§ Mr. MALCOLM
asked the Secretary of State for War whether he can now state what are the total numbers of officers and men officially reported missing in the Gallipoli Campaign; how many of these have since been reported killed; how many have since been officially or unofficially reported prisoners; how many of those since reported killed have been presumed killed from lapse of time and without any direct evidence of death; can the number of officers and men, naval and military, in reply to the above question be given separately; and what attempts are now being made to ascertain the fate of the remainder of the missing?
§ Mr. FORSTER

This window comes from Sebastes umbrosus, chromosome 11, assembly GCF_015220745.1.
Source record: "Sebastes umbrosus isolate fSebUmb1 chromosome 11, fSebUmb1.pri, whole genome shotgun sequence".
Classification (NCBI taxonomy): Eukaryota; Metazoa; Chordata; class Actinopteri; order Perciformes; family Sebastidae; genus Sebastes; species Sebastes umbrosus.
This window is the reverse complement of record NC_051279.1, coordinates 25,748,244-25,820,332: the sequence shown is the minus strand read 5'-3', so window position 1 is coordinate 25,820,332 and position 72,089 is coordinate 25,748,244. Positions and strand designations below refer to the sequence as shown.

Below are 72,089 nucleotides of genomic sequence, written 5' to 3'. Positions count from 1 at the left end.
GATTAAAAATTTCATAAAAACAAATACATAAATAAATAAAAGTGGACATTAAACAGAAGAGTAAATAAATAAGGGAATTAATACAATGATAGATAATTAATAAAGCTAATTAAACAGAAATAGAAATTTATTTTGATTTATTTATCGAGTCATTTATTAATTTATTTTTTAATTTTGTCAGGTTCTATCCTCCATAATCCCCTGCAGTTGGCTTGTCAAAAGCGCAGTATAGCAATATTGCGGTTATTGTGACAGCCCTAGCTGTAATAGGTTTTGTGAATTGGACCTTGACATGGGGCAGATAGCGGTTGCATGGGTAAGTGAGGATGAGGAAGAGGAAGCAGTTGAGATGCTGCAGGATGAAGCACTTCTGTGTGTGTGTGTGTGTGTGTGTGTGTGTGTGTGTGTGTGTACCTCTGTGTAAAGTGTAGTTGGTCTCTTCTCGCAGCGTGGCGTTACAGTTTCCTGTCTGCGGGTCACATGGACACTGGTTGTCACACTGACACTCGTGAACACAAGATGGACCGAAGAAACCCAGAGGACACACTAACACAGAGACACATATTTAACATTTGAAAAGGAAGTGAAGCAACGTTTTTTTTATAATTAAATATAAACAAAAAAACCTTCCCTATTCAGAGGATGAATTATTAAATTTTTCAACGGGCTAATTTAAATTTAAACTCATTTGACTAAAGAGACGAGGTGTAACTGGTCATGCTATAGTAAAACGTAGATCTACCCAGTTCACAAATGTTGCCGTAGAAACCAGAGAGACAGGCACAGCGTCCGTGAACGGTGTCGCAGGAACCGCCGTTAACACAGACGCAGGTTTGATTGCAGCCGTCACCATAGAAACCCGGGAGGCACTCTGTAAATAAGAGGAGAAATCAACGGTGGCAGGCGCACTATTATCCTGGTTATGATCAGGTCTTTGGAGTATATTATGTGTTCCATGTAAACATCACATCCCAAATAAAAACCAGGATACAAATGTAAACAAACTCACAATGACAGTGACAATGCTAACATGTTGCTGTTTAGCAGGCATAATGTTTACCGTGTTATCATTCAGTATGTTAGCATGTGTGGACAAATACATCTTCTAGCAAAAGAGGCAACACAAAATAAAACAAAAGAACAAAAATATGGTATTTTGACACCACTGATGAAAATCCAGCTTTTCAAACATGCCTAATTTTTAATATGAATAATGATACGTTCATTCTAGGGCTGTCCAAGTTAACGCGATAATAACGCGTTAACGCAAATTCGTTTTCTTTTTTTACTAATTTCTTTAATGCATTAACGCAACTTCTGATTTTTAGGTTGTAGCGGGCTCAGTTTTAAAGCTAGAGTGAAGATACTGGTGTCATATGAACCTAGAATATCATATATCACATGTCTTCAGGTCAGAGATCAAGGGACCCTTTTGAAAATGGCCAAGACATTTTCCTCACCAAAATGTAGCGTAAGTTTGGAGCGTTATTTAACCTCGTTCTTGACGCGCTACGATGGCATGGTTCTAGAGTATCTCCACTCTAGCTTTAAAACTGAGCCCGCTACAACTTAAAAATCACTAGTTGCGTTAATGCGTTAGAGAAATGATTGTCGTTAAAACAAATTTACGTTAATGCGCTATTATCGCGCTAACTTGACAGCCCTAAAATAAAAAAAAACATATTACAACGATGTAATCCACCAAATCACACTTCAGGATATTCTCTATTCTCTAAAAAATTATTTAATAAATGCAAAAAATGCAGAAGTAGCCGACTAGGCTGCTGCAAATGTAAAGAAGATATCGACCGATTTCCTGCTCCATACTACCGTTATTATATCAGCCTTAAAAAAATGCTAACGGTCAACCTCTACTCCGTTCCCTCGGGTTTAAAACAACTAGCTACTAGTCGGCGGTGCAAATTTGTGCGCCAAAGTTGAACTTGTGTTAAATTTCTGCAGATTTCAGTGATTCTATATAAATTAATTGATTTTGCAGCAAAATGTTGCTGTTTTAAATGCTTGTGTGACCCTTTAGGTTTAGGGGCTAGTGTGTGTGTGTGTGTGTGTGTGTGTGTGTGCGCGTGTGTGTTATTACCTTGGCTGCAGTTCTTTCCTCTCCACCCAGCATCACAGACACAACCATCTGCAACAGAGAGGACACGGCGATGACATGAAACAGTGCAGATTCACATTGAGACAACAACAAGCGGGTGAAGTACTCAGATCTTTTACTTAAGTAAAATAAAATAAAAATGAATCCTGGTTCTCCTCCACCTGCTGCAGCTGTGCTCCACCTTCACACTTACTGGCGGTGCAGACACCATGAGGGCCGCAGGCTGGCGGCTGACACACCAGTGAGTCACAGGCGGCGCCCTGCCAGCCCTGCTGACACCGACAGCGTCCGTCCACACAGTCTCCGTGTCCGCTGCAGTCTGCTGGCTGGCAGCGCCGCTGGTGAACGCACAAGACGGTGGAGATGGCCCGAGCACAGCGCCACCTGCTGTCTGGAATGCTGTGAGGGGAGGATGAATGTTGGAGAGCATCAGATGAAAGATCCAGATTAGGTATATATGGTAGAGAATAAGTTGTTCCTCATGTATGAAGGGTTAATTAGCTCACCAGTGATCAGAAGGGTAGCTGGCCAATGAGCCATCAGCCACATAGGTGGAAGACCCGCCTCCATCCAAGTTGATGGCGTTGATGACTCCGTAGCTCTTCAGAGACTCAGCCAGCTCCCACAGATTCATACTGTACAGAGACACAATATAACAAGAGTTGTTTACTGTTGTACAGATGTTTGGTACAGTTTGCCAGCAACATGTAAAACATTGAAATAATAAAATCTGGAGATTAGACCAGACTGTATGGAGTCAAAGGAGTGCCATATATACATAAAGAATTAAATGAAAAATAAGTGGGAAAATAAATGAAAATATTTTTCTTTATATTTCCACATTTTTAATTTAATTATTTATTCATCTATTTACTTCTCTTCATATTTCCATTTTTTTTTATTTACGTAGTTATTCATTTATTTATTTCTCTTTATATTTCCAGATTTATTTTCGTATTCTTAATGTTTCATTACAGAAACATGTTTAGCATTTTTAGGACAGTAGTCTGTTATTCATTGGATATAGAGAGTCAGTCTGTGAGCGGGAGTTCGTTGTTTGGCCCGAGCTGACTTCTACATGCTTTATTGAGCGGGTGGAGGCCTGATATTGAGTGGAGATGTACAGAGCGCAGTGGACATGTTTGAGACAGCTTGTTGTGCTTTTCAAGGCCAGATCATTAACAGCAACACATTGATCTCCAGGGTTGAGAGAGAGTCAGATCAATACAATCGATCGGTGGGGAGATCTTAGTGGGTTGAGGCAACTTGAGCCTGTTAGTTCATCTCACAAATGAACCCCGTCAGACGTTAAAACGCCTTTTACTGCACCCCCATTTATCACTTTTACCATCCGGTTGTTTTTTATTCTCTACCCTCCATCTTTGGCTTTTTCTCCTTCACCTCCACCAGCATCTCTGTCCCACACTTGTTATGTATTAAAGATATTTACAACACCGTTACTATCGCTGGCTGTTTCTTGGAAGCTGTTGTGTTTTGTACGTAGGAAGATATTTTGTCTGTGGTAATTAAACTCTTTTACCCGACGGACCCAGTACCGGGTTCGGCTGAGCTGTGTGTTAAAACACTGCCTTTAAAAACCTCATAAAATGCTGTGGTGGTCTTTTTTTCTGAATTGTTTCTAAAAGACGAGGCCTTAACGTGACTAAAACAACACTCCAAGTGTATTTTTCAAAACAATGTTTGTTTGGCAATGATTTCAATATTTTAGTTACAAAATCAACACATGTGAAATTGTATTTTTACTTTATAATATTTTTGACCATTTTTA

As I stated on the 26th July, in answer to an oral question, the number of prisoners captured in the Dardanelles and now in the hands of the Turks are believed to be nineteen officers and 359 other ranks. The net number missing, after allowance has been made for men since reported killed, etc., is about 290 officers and 9,700 other ranks. These figures include soldiers from the Dominions, native Indians, and men of the Royal Naval Division, but not officers and men of the Royal Navy. The Army Council, after the lists of prisoners had been referred to the United States Embassy at Constantinople for further check, were satisfied that there was no ground for hoping that there were prisoners who had not been reported, and it was consequently decided that the missing officers and men not accounted for must be officially accepted as dead. Effect is being given to this decision after due consideration of the circumstances of each individual case. As regards the naval prisoners, perhaps my hon. Friend will address a question to the Admiralty.